Join Green Mountain at Fox Run as we blog about Weight Stigma Awareness Week, sponsored by the Binge Eating Disorder Association (BEDA). Today, BEDA encourages us to recommit to taking care of ourselves, challenging weight bias, standing up for healthy body image and ending fat talk.
Today I can say that I love to be in my body. This has been a long road inward, to reconnect to the joy of moving my body, and has taken every minute up until now.
In my late teens, I started working in the health and fitness industry, teaching aerobics. Like most young women, I was unhappy with my body. And I was not very athletic. I felt a lot of shame about what I believed my body looked like, or couldn’t do well, things like throwing a ball or doing a cartwheel. Growing up, I arranged my life so as to avoid group sports and games that I may have enjoyed but feared might reveal my lack of skill.
But I always loved to dance. Teaching aerobics reconnected me to that love. To be honest, though, what really appealed to me about working in fitness was to have a job where I could spend hours a day dedicated to fixing my body.
My approach to fitness came from a place of discontent that I used to motivate myself and to drive my students. Teaching 20 – 25 classes a week, I pushed myself hard. And I pushed my students hard. My classes were filled with students along side me on this body-hating path. It was not uncommon for me to have a line of students, each gripping a handful of flesh, all waiting to ask the same question, “How can I get rid of this?” And to them I would give my best “eat less and exercise more” advice. The same advice I gave myself, to push more, try harder, no matter how much time or energy. Extreme measures were applauded.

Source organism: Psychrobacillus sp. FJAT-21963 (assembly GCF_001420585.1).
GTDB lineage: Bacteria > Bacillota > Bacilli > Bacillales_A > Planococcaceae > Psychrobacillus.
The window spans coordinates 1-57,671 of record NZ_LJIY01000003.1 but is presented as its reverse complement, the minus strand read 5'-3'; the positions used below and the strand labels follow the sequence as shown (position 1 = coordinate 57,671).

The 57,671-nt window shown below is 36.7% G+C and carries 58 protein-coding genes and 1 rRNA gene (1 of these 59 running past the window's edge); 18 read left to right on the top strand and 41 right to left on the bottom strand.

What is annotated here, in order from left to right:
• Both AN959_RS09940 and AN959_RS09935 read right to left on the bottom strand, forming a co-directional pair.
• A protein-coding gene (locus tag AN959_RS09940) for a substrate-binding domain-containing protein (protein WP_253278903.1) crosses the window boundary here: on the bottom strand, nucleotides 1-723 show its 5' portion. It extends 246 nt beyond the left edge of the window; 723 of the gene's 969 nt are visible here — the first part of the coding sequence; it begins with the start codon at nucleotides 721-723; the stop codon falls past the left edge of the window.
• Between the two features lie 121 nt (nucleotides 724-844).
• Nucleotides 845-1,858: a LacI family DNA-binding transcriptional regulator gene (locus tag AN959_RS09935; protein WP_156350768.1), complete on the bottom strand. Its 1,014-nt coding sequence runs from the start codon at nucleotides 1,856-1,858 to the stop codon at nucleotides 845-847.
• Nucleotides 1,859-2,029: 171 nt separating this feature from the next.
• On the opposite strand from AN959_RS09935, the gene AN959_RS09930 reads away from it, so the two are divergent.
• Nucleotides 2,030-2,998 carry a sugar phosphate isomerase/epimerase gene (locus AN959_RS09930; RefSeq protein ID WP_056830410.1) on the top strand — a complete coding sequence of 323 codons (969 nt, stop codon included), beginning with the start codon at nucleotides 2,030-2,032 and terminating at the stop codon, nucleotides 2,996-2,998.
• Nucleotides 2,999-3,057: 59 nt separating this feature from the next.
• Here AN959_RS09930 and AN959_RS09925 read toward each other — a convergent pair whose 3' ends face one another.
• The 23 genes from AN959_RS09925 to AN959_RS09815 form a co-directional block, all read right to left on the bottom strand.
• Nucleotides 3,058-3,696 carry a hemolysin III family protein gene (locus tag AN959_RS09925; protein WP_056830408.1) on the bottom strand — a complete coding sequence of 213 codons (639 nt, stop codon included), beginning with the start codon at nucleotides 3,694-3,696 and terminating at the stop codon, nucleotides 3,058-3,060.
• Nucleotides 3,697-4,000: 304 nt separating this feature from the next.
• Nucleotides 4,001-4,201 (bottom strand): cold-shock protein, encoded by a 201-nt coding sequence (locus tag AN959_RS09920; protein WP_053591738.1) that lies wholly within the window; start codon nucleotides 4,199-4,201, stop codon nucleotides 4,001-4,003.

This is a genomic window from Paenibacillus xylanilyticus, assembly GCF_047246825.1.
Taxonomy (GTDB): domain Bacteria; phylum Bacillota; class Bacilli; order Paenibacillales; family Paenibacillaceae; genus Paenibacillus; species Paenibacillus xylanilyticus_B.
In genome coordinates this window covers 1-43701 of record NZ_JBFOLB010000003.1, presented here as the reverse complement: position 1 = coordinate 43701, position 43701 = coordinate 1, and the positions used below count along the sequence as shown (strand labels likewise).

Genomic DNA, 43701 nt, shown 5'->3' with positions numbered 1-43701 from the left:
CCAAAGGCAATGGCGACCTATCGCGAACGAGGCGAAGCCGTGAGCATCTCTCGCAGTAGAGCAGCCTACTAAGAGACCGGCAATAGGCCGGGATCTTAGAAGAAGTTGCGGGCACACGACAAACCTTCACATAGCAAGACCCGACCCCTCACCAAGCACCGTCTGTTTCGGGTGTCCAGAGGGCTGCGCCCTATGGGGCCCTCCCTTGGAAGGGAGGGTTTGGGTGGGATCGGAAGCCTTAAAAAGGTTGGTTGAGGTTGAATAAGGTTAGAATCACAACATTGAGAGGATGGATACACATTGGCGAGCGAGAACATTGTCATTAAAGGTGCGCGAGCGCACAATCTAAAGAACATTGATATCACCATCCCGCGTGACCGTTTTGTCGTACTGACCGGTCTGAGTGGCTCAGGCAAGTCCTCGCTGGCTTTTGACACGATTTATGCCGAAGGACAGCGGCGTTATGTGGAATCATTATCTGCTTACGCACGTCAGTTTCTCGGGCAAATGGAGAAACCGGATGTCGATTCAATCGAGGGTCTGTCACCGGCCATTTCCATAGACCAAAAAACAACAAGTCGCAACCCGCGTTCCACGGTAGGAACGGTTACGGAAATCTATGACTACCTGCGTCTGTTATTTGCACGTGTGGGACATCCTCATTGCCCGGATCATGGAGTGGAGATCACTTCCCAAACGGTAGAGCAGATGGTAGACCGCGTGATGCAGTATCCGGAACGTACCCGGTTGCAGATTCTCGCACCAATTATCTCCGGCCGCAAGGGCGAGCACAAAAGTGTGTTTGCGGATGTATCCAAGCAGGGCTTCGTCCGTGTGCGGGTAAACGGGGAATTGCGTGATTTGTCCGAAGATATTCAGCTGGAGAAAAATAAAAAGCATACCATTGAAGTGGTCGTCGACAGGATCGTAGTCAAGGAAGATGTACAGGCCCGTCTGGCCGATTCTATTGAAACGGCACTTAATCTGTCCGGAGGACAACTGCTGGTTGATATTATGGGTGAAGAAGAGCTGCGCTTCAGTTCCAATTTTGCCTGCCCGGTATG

I was never satisfied. No matter how much I exercised, I couldn’t seem to have a good enough, thin enough, “right” enough body. So I was always looking for the next diet plan, the right combination of exercises. It was consuming.
Until something shifted in me and I was able to see things differently… an epiphany of sorts. I started questioning my deeply held belief that there was something so wrong with my body.
Even though my body didn’t look the way I wanted it to, I could see that I was strong and healthy. I recognized that my obsession with exercise was not really about health at all.
In fact, how could hating my body be compatible with health? On top of this, I was spending an inordinate amount of precious time on this very superficial pursuit.
The transition from exercising out of body hatred — to moving as a way of reconnecting to my body and expressing myself — turned my world, and my work, upside down. Now, instead of an enemy, my body is my ally, my teacher. And from this place I can support others in a way that can produce real health. I can’t say that I live in a place of body love. But at this point in my life I can say that there are parts that I like. Sometimes. More often I can feel a sense of gratitude, appreciation for what I can do.
How can you recommit to taking care of your body and standing up for a healthy body image?